Cinepub


2012 BEST PICTURE ROUND UP: Django Unchained by Jamie

Finally the UK has the chance to see the latest revenge epic from Quentin Tarantino. It’s a formula that we should all be pretty familiar with at this point. Take an established genre and weave a stylised revenge narrative through said genre’s filter. It was the kung-fu genre in Kill Bill, the World War 2 genre in Inglorious Basterds and it’s the turn of the Western (or Southern as it’s being promoted) in Django Unchained.

The film essentially follows the story of Django (Jamie Foxx), a slave freed by the German dentist/bounty hunter Dr King Schulz (Christoph Waltz). Schulz frees Django because he has need of his help hunting down some of his targets. Along the way Schulz makes Django his partner, training him in the ways of the bounty hunter with the promise that, when the winter passes they will go and free his enslaved wife who Django became separated from as punishment for trying to escape from a former owner. In order to rescue her they must travel to the Candyland plantation owned by Mandingo fighter trader Calvin Candie (Leonardo DiCaprio).

That’s probably about as bare-bones as I can keep the synopsis without giving away too much away so let’s get in to the meat of the proceedings. Django Unchained is Tarantino at his Tarntino-est. That’s probably the best way to sum up this film in a simple, single sentence. Basterds was the film that showed what he could get away with up to a point and Unchained is his next logical evolution. It’s the kind of film that no one else in Hollywood could get away with. In fact, if anyone else had tried to make this film it probably would have resembled something more like Abraham Lincoln: Vampire Hunter, a low budget affair which would have gone largely unwatched and rightfully so. With Tarantino at the helm, this is pure unadulterated awesome. Everything is over the top and it’s beautiful to revel in.

It has everything we’ve come to expect from the director. Gratuitous violence, excessive bad language, extreme nods to exploitation cinema (including an appearance from the actor who originally portrayed Django) and Samuel L. Jackson. It’s all here. Again, these are all elements that could add up to nothing more than a shitty B-movie under the eye of anyone else but amongst all these elements, Tarantino also manages to include an incredibly engaging story that’s beautifully shot and a joy to watch.

Perhaps one of the most enjoyable things about this film is that Tarantino removes one of his most common reference points by the time period this film is set in: cinema. Now obviously the film is still peppered with cinematic references throughout but this time it’s merely through style. There’s no dialogue referencing film as there is in everything else. Hell, even Inglorious Basterds has it in spades. And yes, overall I think this makes Unchained all around a better film with Tarantino really having to focus on the script without having the particular crutch of characters just discussing film and film philosophy for minutes at a time to fall back on.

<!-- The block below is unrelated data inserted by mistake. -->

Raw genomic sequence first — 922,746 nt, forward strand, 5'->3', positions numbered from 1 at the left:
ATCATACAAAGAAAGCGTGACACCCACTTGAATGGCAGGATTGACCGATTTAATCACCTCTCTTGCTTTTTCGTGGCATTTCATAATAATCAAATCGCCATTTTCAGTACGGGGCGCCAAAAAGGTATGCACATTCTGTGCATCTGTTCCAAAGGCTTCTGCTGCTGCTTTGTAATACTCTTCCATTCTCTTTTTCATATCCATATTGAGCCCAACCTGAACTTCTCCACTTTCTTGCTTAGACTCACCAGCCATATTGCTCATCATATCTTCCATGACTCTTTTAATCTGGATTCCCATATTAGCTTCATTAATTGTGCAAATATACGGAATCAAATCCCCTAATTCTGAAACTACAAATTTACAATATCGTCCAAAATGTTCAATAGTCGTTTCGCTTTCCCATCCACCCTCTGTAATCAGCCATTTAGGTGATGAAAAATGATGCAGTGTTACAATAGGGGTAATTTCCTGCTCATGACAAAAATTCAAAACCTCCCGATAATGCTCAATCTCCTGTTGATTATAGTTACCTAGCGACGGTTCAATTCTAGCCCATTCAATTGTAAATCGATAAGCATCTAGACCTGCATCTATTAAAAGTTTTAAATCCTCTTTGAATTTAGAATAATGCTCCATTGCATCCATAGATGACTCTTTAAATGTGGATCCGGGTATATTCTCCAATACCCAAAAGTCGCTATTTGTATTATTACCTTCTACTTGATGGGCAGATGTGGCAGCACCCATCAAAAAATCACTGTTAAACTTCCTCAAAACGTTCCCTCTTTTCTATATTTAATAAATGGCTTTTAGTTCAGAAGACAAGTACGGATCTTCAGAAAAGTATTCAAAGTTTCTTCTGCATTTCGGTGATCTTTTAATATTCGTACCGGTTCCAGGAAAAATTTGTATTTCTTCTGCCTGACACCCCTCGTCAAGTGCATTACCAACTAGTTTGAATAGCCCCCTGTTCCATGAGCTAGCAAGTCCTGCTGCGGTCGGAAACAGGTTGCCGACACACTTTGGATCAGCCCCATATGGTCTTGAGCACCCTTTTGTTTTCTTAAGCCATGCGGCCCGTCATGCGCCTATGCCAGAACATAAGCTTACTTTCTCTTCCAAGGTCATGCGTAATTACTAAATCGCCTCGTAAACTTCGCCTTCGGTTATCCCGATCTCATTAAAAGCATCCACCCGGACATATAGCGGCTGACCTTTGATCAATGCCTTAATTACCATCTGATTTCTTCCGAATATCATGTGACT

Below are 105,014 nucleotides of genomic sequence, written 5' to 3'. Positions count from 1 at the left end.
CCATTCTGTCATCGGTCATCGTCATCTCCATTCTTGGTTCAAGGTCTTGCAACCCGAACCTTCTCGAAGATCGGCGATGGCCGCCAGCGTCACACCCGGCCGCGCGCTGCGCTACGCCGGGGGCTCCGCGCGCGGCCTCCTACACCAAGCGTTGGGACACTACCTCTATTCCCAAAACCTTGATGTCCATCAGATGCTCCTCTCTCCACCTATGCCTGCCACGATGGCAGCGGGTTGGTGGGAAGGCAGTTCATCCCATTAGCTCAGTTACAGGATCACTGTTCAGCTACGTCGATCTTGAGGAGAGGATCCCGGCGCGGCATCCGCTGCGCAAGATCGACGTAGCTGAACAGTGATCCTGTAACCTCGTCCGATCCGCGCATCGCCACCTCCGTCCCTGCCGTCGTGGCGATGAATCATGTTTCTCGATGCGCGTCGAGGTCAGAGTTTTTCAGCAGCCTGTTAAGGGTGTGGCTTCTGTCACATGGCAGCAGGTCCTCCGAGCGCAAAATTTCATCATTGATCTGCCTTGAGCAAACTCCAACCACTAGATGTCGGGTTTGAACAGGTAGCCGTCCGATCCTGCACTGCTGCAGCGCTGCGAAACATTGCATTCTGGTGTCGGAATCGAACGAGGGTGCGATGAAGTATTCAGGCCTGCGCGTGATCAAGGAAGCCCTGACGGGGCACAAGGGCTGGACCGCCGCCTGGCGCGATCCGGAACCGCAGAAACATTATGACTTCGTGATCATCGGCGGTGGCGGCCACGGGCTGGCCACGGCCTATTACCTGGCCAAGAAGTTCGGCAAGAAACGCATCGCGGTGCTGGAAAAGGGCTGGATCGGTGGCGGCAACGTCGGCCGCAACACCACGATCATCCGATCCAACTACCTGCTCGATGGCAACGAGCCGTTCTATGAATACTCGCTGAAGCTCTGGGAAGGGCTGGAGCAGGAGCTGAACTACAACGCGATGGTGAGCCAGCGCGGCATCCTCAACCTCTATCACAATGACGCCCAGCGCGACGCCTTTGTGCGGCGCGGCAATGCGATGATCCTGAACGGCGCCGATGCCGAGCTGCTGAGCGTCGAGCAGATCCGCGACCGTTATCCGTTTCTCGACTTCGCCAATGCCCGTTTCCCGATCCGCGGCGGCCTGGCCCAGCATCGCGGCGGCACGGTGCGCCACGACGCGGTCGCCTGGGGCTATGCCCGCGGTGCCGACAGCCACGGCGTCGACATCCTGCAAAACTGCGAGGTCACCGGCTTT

I guess I’d be remiss if I didn’t mention the controversy surrounding the film. Yes, the word ‘nigger’ is used a lot in this film. It’s uttered 110 times to be exact. I can see how some people would find this offensive and it’s probably that style that I mentioned earlier that would make it seem that way. If this were a sedate, “serious” movie like Amistad which gets a sheen of legitimacy because it’s based on an actual historical event and portrays the horrors of the slave trade without the filter of exploitation film making. It’s because Tarantino makes his movies in this particular style that his decision to use the word so many times can be seen as gratuitous as his use of violence. It’s in this film, however, that the bad language does serve a purpose. It’s a representation of what the South was like during that time. Would it be OK to show white people treating black people as nothing more than property but not have them using racial slurs? It’d be unrealistic. Yes, you can be politically correct and all that jazz but what you can’t do is whitewash a politically incorrect past. To do so is to belittle the suffering of the people who lived through those times and to learn absolutely nothing from that shameful past. It also helps from the point of view of the film in making the revenge aspect that much more satisfying.

Hell, this review is getting all over the place a bit now so let’s try and wrap things up a bit succinctly. This might just be Tarantino’s best film yet. The music is, as always, great particularly that opening theme. It looks amazing with the kind of beautiful shots that often make Westerns just incredible to look at. The performances are all pure class. I was going to say that Waltz and Jackson in particular stand out but honestly everyone is on the top of their game with DiCaprio playing the charming yet sadistic slave owner Candie with almost mustache-twirling finesse and Foxx playing Django slightly subdued, yet with dreams of vengeance always simmering beneath the surface, which is a nice counterbalance to everything else that’s going on. (Jackson is great though. It’s nice to see him playing someone other than Samuel L. Motherfucking Jackson.) This might also be the funniest film the director has done is a while with the proto-KKK scene in particular standing out. If I do have one criticism, it’s Tarantino’s cameo. His Australian accent is fucking terrible. I mean, really, really bad. But thankfully it’s a small scene.

So yeah, in summation, fuck me this film is great. It’s really fucking great. It absolutely deserves it’s best picture nomination. Go and see it. See it now. Five pints out of five. Fuck me, what a great fucking film. Laterz.



Review: Predators by Jamie